The recent announcement of the closure of the Northern Foods factory in Trafford Park in my constituency, with a loss of 700 jobs, is further evidence of the price pressures facing food manufacturing in the UK today.

This closure is a severe blow to employees and their families, many of whom have more than one family member working at Northern Foods. I met recently with stewards and learner representatives at the factory to see the production process and talk about the measures taken to support workers.

The union representatives are focusing on getting the best redundancy package available and ensuring practical help is on hand for people to find new jobs.

profit to loss

The final decision to close the plant has now been made despite a rescue plan from the unions. The site made a £4m profit two years ago but actually made a loss of £3m in 2005/6.

The plant can make 30-32,000 quiches a shift and 12.5 tonnes of sausage rolls.

The power of supermarkets - now under review by the Office of Fair Trading - means they can demand lower prices. Stewards tell me that the company’s main customer is paying the same prices for goods that they were paying three or four years ago. While this may be good for ordinary customers, manufacturers cannot sustain current downward pressure on prices without serious impact on jobs and pay.

Nonetheless, this closure will mean a reduction in capacity in the industry and production will no doubt shift elsewhere. If it goes abroad, products may be cheaper but the environmental costs of transportation should be taken into the equation.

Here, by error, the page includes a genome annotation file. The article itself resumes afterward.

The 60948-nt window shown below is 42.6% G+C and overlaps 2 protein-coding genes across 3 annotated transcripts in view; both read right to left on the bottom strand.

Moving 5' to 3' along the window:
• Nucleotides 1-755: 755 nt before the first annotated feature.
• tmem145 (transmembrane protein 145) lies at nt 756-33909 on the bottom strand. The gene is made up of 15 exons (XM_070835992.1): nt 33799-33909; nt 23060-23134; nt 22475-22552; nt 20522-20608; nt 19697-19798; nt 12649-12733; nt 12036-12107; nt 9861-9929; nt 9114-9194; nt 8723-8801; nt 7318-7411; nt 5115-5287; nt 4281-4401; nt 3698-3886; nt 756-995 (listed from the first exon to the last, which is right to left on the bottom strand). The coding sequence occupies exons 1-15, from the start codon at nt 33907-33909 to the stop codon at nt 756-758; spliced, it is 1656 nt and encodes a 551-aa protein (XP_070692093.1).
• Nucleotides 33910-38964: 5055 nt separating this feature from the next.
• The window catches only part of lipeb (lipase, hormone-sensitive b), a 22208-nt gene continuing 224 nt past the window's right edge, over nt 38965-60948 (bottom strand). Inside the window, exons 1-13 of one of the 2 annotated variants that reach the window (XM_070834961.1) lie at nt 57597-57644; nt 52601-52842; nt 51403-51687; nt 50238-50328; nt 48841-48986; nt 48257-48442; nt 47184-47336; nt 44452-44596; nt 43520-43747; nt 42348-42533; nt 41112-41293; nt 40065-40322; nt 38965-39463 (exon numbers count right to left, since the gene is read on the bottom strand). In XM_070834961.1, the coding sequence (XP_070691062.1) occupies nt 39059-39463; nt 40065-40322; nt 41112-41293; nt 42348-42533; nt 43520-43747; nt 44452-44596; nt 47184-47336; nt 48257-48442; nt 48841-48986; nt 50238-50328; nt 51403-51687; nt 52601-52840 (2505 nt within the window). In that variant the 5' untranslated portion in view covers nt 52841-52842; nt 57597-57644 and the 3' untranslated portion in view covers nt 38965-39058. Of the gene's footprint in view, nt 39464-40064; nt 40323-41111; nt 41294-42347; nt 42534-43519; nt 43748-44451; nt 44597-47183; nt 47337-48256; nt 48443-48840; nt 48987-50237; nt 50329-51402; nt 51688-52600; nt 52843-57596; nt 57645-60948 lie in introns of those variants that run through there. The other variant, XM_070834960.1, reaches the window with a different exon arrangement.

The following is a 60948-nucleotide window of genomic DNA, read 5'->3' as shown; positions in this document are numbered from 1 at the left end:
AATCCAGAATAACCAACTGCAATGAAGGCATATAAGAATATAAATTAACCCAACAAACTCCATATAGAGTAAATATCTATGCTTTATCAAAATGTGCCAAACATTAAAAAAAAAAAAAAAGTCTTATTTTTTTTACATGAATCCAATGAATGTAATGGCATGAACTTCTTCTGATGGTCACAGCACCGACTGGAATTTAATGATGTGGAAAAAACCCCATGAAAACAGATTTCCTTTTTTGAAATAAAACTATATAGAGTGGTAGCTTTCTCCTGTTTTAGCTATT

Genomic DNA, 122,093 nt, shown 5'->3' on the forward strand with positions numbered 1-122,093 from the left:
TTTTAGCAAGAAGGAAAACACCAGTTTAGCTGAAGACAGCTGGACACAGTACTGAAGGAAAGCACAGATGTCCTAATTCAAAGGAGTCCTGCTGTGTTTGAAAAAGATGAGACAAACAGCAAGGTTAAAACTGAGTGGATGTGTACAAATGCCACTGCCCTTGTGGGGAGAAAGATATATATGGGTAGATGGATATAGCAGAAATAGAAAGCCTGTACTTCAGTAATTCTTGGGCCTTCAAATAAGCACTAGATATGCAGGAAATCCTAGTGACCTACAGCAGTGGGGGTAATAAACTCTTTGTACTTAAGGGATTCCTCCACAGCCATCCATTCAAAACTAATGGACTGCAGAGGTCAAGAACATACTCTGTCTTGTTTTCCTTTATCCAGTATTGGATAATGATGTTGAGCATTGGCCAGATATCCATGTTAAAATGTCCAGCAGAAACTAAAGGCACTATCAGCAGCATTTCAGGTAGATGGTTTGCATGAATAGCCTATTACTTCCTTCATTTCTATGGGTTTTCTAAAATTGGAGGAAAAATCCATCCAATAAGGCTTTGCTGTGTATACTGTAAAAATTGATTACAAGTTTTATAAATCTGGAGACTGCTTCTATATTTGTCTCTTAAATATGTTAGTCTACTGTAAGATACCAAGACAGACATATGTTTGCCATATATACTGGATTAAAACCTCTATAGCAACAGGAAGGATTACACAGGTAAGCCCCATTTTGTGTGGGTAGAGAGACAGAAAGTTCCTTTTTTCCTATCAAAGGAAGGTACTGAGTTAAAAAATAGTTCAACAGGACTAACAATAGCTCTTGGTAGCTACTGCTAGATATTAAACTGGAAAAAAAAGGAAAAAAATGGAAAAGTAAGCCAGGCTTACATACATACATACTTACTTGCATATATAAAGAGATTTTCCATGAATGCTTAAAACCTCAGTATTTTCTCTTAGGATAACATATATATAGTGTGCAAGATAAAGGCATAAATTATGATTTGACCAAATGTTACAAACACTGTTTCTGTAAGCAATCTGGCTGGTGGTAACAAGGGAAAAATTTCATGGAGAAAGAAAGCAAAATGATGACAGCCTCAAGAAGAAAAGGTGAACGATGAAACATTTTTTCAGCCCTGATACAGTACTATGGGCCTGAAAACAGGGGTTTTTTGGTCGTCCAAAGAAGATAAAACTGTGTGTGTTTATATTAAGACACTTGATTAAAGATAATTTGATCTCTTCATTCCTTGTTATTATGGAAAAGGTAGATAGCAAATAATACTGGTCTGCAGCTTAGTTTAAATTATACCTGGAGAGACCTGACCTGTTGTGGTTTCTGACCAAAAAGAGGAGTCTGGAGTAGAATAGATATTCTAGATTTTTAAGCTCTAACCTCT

The feeling from the factory floor is one of shock with workers feeling let down after all the hard work they have done, while recognising that Northern Foods has been a good employer.

The closure will have a big impact on families and the local community. The site is very family orientated with brothers and sisters, fathers and sons and mothers and daughters working together. These families now face a particularly difficult time.

I congratulated the stewards on the excellent work they have done to ensure that workers get the best possible redundancy package. They have negotiated very well and have got the best deal they can.

Apart from financial support, I was pleased to see that a really good ’job shop’ had been set up on-site, supported by Jobcentre Plus. The environment is positive, with staff on hand to offer advice. A local college is also delivering basic skills training and providing further advice and guidance.

This positive action will mean that people are able to develop their skills and move to other employment. In fact, I understand that some people have already found new jobs.

The stewards I met at Trafford Park were good people doing their best for the workers they represent. I wish them well in their search for new employment opportunities and will await with interest the report from the OFT. n